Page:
Friday, February 14, 2014

Sermon for the Fifth Sunday after the Epiphany - February 9, 2014

Fifth Sunday after the Epiphany
Isaiah 58:1-12; Psalm 112; 1 Cor. 2:1-16; Matthew 5:13-20
St Stephen Lutheran Church
Pastor Maurice Frontz

Grace and peace to you from God our Father and the Lord Jesus Christ.

When I was sixteen years old,
I travelled to Europe as part of a contingent of high school students
which went by the name ‘American Music Abroad.’
I was in the choir, some friends were in the band.
We got to sing in Notre Dame and Chartres Cathedrals.
We did a homestay in the Netherlands,
visited Germany and Austria and Switzerland.
One morning in Switzerland we were given free time,
and there was a hill just outside the town that was a ski slope in the wintertime.
There was a trail up to the top, and I took the trail,
the better to take pictures of the Alps.
It was a Sunday,
and out on the side of the hill I saw a large number of people gathered.
As I got closer, I realized that it was an open-air church service,
a pastor teaching a flock of worshipers.
It’s the scene that I always remember when I think of the Sermon on the Mount.

Jesus is sitting and teaching his disciples.
Nowadays, we are accustomed to having our teachers or preachers stand,
but in Jesus’ time and place,
the teacher would sit down.
As an aside, this is why ‘cathedrals’ are called what they are.
The bishop’s chair, where he sits and teaches from, is called a cathedra,
and so a ‘cathedral’ is simply where the bishop’s chair is.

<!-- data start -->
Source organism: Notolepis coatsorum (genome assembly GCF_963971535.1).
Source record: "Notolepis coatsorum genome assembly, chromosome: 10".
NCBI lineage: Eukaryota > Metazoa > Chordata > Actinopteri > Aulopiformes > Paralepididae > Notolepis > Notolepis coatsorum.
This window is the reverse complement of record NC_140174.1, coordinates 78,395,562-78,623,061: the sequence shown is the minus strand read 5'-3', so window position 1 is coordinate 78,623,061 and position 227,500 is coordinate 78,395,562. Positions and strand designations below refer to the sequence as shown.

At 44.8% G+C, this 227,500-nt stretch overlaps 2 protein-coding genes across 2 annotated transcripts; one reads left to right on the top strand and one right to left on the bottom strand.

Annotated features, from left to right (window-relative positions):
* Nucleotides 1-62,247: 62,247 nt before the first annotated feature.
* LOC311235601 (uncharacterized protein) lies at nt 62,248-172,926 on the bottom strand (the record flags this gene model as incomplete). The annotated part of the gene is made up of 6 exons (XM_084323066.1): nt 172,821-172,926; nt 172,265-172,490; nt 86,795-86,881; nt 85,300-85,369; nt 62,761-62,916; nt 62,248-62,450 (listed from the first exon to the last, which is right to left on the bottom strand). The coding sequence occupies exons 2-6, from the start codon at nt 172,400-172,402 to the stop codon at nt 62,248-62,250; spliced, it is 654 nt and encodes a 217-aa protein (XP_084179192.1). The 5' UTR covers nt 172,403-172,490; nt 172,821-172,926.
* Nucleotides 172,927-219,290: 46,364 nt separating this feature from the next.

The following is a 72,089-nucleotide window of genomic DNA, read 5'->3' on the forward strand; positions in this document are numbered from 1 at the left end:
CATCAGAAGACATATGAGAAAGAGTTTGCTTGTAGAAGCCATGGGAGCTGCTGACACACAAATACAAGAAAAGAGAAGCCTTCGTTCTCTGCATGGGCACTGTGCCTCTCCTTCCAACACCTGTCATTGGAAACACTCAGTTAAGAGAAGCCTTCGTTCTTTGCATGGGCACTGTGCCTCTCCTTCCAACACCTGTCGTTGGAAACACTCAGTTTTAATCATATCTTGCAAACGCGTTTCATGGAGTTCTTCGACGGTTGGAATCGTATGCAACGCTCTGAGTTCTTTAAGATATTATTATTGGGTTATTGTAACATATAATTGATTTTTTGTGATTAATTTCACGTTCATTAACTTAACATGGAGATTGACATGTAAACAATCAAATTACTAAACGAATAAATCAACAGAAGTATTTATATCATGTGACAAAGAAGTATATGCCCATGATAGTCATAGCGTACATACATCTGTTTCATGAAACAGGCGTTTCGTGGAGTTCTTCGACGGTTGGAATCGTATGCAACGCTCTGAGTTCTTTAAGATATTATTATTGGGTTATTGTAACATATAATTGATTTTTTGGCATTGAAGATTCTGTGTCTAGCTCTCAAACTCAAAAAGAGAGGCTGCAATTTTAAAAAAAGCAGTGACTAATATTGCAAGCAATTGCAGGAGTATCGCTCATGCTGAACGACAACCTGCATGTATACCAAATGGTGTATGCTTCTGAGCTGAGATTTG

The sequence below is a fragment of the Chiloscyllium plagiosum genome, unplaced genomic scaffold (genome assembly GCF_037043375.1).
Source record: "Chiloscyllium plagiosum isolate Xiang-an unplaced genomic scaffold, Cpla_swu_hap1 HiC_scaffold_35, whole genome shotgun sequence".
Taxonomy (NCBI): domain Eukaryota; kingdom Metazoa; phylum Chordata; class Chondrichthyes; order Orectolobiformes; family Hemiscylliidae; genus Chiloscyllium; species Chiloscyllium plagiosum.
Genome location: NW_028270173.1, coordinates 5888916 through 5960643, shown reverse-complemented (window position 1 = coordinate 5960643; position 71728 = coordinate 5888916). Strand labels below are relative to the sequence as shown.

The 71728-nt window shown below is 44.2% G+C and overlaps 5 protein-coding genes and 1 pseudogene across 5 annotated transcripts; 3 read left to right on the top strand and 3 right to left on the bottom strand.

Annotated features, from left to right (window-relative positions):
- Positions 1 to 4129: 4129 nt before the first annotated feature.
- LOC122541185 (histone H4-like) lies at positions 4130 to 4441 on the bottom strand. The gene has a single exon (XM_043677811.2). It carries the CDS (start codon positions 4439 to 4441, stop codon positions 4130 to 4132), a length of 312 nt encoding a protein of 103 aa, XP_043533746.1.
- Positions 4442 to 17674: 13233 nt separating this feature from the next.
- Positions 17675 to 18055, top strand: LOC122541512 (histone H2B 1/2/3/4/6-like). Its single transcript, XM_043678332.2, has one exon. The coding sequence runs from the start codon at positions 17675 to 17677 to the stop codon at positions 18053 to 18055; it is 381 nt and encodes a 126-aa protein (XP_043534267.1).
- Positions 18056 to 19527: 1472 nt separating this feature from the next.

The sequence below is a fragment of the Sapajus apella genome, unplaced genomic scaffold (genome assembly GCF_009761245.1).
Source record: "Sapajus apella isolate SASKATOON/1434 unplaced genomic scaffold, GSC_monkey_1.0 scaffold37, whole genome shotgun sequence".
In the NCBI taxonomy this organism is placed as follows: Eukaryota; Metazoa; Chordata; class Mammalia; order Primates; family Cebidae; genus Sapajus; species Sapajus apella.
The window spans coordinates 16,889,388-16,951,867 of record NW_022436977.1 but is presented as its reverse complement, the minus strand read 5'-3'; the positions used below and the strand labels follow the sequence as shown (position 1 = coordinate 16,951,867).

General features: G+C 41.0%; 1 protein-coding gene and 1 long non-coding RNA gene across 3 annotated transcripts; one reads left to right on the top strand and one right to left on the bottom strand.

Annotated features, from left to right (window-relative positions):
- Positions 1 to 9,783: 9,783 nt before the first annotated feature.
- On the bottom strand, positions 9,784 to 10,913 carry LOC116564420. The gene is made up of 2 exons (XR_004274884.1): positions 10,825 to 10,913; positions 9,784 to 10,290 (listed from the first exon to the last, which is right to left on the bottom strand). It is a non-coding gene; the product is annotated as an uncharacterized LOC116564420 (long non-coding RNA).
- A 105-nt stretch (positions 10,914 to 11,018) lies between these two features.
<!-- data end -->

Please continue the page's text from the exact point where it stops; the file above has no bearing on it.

Jesus teaches the disciples who are gathered around them,
while the crowd watches and listens what Jesus is teaching them.

Many times in the Gospels it is the crowd being taught by Jesus.
But here in the Sermon on the Mount, it is Jesus teaching the disciples.
The crowd is free to listen,
but Jesus is not imparting general information about reality.
He is not teaching about how to live a good life
or how to attain your goals and reach your dreams.
He is teaching the new people that he has called into being
about who they are and who they are to be.

Jesus called this new people into being
when he called Peter and Andrew and James and John
from their fishermen’s nets by the Sea of Galilee.
Jesus did not give these men an entrance exam when he called them.
Or rather, it was a different kind of entrance exam.
The entrance exam of the new people is ‘Follow me!’
Those who follow are part of the new people.
Following Jesus means first and foremost being in proximity to him,
listening to what he says, and one presumes, asking questions.
The disciples did not begin to follow Jesus when they understood what he was saying.
So if you think you don’t understand what Jesus says some of the time,
you’re in some very good company.
If you think you have to understand what Jesus says before you follow him,
you’re doing it backwards.

Jesus calls the new people ‘Blessed.’
We talked a little bit about this last week.
Mourning, hungering and thirsting after righteousness,
being persecuted, and the like
are not little signs of God’s favor for which all of us ought to pray…
‘O Lord, give me more persecution!’
Rather, they are the inevitable accompaniments to a life spent with Jesus,
and they can take a variety of forms.
One can’t be with Jesus and not become more merciful, at least in some small way.
One can’t be with Jesus and not seek the purity of heart that he displays.
One can’t be with Jesus and somehow escape the animosity
that this world displays toward the holiness and purity that he displays in its midst.

By being called by Jesus,
the community of disciples become visible as community.
They are now a body politic, if you will.
The disciples are not simply a group of individuals meeting together